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Self driving cars and the future of automated driving

Experts predict that putting software in charge of vehicles will impact safety, city planning, and the economy.

Hands on steering wheel.

If experts are right, our roads and our driving experiences will be vastly different in two decades. The Institute of Electrical and Electronics Engineers (IEEE) predicts that the majority of cars will be autonomous by the year 2040.

While you might have to wait 20 years for everyday interactions with self-driving vehicles, self-driving vehicle technologies have already made an impact on our roads, our daily driving, and our expectations of vehicle possibilities. Here’s what the future might look like for drivers, cities, jobs, and the economy.

The automation scale

Most modern passenger cars already include at least one advanced driver-assistance feature such as adaptive cruise control or lane assist. Vehicles with these assistance features qualify as a Level 1 on the Society of Automotive Engineers’ six-point automation scale. For Levels 0 through 2, you do all the driving with partial automation assistance. For Levels 3 through 5, your car handles all the driving, in certain circumstances, with limited to no human assistance needed.

Some manufacturers have rapidly pushed the envelope with semi-autonomous features that can put cars on autopilot, though still requiring an attentive human driver to be ready to take control. This would be considered a Level 3 on the automation scale.

The present: drivers and driverless cars

Some theorize that driverless cars will ultimately be much safer, as human driver errors account for more than 90 percent of traffic accidents, according to the NHTSA. However, the mileage, accident severity, and accident type of driverless versus human-driven cars is still being studied as autonomous cars rack up more and more miles.

The future: changing roads and more

Fully autonomous cars may be able to drop passengers off right at their destinations, and their rise could be accompanied by a decline in parking, says research by the University of Toronto Faculty of Applied Science & Engineering. That could lead to large garages repurposed as housing, commercial buildings, and public spaces. Driverless cars may lead to a reduced need for professions such as truckers, bus drivers, and chauffeurs, but new technologies hold the potential for job creation. In fact, some economists predict that through crash reductions and quality-of-life improvements, autonomous vehicles could save drivers (or, more accurately, former drivers) billions of dollars a year by 2050.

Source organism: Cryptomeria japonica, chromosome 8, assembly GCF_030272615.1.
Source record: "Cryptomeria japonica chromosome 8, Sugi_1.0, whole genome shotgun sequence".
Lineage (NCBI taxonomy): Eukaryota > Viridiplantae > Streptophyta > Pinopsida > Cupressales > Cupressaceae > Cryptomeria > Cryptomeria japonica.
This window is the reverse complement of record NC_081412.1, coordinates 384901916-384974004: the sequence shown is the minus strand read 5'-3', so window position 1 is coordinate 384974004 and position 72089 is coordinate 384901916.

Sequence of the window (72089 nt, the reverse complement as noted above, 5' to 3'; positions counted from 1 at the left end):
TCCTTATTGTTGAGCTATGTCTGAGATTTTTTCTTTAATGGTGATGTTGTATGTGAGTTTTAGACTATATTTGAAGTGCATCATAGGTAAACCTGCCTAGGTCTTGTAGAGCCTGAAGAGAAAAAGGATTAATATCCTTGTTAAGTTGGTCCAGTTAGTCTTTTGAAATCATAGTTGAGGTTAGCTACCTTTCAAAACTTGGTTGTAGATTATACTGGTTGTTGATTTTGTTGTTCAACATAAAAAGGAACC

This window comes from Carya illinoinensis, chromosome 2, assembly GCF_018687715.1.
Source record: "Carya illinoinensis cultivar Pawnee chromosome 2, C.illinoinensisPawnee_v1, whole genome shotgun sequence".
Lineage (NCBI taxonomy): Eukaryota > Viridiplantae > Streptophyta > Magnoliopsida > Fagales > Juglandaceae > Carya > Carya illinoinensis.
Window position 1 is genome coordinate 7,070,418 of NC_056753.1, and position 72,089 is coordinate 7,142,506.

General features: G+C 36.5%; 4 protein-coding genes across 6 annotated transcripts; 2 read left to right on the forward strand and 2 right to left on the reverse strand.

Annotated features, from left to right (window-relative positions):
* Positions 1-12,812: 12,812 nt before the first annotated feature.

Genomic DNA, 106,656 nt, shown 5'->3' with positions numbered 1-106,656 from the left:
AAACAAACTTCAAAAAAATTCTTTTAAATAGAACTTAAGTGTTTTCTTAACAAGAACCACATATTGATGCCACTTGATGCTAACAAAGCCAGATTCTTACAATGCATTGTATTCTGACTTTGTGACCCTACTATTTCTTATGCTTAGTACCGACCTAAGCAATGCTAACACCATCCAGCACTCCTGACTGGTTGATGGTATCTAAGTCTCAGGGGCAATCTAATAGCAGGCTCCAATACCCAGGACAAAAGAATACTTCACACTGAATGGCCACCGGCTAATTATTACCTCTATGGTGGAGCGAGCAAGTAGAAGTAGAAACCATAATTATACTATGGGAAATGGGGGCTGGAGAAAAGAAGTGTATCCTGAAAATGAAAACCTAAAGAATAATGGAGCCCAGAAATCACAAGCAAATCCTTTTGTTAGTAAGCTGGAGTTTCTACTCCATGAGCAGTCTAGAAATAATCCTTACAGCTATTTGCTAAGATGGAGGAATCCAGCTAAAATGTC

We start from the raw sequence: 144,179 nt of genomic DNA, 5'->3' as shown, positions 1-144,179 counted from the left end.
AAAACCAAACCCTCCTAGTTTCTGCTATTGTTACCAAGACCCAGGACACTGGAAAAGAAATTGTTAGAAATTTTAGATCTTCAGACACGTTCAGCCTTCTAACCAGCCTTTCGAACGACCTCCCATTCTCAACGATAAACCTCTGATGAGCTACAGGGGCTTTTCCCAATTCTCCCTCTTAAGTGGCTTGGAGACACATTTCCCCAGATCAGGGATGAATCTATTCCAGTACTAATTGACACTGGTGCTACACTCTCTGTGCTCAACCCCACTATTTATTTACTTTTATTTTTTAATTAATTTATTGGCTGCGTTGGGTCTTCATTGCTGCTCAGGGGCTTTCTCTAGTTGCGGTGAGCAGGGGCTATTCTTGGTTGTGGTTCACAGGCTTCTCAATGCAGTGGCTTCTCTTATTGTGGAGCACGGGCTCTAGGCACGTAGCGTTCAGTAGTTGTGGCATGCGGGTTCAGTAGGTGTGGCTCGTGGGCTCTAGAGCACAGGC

What would you be doing if you didn’t have to drive? See how your spare time dreams stack up with others.

State Farm® supports mobility innovation that enhances safety, including the development, testing, and implementation of Automated Driving Systems (ADS).

The information in this article was obtained from various sources not associated with State Farm® (including State Farm Mutual Automobile Insurance Company and its subsidiaries and affiliates). While we believe it to be reliable and accurate, we do not warrant the accuracy or reliability of the information. State Farm is not responsible for, and does not endorse or approve, either implicitly or explicitly, the content of any third party sites that might be hyperlinked from this page. The information is not intended to replace manuals, instructions or information provided by a manufacturer or the advice of a qualified professional, or to affect coverage under any applicable insurance policy. These suggestions are not a complete list of every loss control measure. State Farm makes no guarantees of results from use of this information.

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